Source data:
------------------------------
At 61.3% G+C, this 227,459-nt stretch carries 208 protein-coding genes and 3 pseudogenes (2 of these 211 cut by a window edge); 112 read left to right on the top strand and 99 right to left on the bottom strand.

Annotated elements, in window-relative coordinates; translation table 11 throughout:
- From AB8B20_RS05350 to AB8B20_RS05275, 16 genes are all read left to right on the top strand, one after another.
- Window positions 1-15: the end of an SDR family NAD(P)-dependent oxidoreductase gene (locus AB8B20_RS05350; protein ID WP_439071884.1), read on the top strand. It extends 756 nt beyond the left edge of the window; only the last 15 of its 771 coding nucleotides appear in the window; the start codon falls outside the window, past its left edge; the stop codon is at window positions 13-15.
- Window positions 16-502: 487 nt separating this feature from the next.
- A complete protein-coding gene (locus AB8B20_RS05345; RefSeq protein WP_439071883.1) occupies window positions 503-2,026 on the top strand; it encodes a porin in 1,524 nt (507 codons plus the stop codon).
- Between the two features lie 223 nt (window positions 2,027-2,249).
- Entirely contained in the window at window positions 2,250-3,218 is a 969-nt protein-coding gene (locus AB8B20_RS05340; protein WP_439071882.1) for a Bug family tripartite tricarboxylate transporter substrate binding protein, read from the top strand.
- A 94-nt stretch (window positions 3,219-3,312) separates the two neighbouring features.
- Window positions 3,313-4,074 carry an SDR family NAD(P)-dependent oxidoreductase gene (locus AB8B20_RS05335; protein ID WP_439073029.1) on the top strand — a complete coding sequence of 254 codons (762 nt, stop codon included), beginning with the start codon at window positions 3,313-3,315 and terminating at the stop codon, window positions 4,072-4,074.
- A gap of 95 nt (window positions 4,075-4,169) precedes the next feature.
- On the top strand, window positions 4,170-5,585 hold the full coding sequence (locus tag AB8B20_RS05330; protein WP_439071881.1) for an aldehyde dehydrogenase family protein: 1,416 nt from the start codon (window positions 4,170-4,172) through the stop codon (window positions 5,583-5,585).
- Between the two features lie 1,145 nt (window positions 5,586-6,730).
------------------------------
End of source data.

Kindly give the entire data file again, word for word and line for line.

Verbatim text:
At 61.3% G+C, this 227,459-nt stretch carries 208 protein-coding genes and 3 pseudogenes (2 of these 211 cut by a window edge); 112 read left to right on the top strand and 99 right to left on the bottom strand.

Annotated elements, in window-relative coordinates; translation table 11 throughout:
- From AB8B20_RS05350 to AB8B20_RS05275, 16 genes are all read left to right on the top strand, one after another.
- Window positions 1-15: the end of an SDR family NAD(P)-dependent oxidoreductase gene (locus AB8B20_RS05350; protein ID WP_439071884.1), read on the top strand. It extends 756 nt beyond the left edge of the window; only the last 15 of its 771 coding nucleotides appear in the window; the start codon falls outside the window, past its left edge; the stop codon is at window positions 13-15.
- Window positions 16-502: 487 nt separating this feature from the next.
- A complete protein-coding gene (locus AB8B20_RS05345; RefSeq protein WP_439071883.1) occupies window positions 503-2,026 on the top strand; it encodes a porin in 1,524 nt (507 codons plus the stop codon).
- Between the two features lie 223 nt (window positions 2,027-2,249).
- Entirely contained in the window at window positions 2,250-3,218 is a 969-nt protein-coding gene (locus AB8B20_RS05340; protein WP_439071882.1) for a Bug family tripartite tricarboxylate transporter substrate binding protein, read from the top strand.
- A 94-nt stretch (window positions 3,219-3,312) separates the two neighbouring features.
- Window positions 3,313-4,074 carry an SDR family NAD(P)-dependent oxidoreductase gene (locus AB8B20_RS05335; protein ID WP_439073029.1) on the top strand — a complete coding sequence of 254 codons (762 nt, stop codon included), beginning with the start codon at window positions 3,313-3,315 and terminating at the stop codon, window positions 4,072-4,074.
- A gap of 95 nt (window positions 4,075-4,169) precedes the next feature.
- On the top strand, window positions 4,170-5,585 hold the full coding sequence (locus tag AB8B20_RS05330; protein WP_439071881.1) for an aldehyde dehydrogenase family protein: 1,416 nt from the start codon (window positions 4,170-4,172) through the stop codon (window positions 5,583-5,585).
- Between the two features lie 1,145 nt (window positions 5,586-6,730).